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AHB Articles: Using Glad wrap instead of a lid


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#21 manticle

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Posted 11 April 2011 - 10:18 AM

What's the hole for?

#22 argon

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Posted 11 April 2011 - 10:35 AM

What's the hole for?


to prevent the fermenter catching on fire

#23 wakkatoo

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Posted 11 April 2011 - 10:56 AM

I use glad wrap on mine. I prick a hole in it using a needle. I stick a sticker onto the wrap and poke the hole through the sticker. That way the hole stays small and doesn't tear.


He, he, ignore Argon. He's a nice person, just having some fun.

Manticles qn is a valid one though, and because your post count indicates newbie status I'll give an answer obvious to many who have been here a while - you don't need the hole as you may as well go open top fermentation if you do (and invite all sorts of nasties in). I've used the cling wrap method for the past 18 or so months with never a hole being pricked (or is it pruck?? :blink: ). I can personally guarantee the gas finds its own way out and there has never been a self-imploding fermenter, or as Argon suggested, an out of control fermenter fire. Don't worry about a hole in the glad wrap, its just inviting the inevitable infection that will happen at some stage.

#24 argon

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Posted 11 April 2011 - 11:17 AM

yeah i was being a little... facetious. :P good info above. I always use cling wrap these days and believe it's the only way to go.

#25 raven19

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Posted 11 April 2011 - 06:55 PM

What's the hole for?


:icon_offtopic: Kitten deterrent.

I am a total convert btw. Less to wash too!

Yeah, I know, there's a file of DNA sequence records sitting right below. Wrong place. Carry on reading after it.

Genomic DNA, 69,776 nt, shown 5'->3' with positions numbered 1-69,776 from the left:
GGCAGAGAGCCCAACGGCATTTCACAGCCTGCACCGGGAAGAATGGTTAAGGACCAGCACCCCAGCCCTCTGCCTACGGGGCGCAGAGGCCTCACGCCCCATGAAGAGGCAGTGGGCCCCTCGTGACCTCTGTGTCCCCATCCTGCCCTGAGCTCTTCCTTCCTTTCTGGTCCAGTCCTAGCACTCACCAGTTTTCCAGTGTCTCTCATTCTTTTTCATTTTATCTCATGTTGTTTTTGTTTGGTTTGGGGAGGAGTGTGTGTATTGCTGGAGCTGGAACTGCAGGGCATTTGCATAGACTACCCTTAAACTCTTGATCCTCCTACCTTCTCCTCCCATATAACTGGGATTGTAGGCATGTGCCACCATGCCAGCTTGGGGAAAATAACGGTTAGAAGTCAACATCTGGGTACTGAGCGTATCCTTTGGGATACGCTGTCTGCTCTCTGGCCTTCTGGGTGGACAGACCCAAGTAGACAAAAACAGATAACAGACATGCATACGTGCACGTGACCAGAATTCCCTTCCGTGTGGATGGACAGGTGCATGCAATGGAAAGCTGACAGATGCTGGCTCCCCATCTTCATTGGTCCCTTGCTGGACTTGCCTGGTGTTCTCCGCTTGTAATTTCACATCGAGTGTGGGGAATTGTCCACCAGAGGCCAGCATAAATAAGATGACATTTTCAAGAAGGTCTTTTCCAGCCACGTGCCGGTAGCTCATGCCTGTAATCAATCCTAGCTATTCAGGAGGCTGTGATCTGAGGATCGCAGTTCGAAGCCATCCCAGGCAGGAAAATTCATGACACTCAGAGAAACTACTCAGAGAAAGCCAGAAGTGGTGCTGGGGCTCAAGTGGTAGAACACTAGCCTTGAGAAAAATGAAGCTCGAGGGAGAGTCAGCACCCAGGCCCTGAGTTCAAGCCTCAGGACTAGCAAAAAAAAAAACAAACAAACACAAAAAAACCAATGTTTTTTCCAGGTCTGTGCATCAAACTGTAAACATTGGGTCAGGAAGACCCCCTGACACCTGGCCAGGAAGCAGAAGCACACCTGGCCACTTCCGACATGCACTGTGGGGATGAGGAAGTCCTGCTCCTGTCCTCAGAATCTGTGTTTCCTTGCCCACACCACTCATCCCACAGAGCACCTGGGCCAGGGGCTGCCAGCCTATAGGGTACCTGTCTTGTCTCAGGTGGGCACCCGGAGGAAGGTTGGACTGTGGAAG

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#26 tilt

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Posted 11 April 2011 - 07:19 PM

A query for those fellas using the old round fermentors with glad wrap - how do you aerate your wort prior to pitching?
One of the reasons I keep using the lid/seal/airlock on mine is that having the lid securely on allows me to hold a sanitised thumb over the airlock hole and shake the whole shebang for a few minutes to aerate the wort.
Glad wrap wouldn't keep any of the sloshing wort in - so does that mean you fellas use a "splosh the wort with a spoon"or a fishtank pump and sintered stone or even the O2 bottle arrangement?

#27 michael_aussie

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Posted 11 April 2011 - 07:20 PM

what is the hole for??

It's a serious question.

If there is a good case in favour of pricking your glad wrapper then I'd like to hear it.

I can tell you .. from what I've seen....

If you don't prick:

1) your glad wrap won't "burst".
2) your fermenter won't "burst"
3) the CO2 WILL escape - it's hard enough to ensure sealed systems don't leak.. let alone thinking something as primitive as glad wrap and a big rubber band won't leak.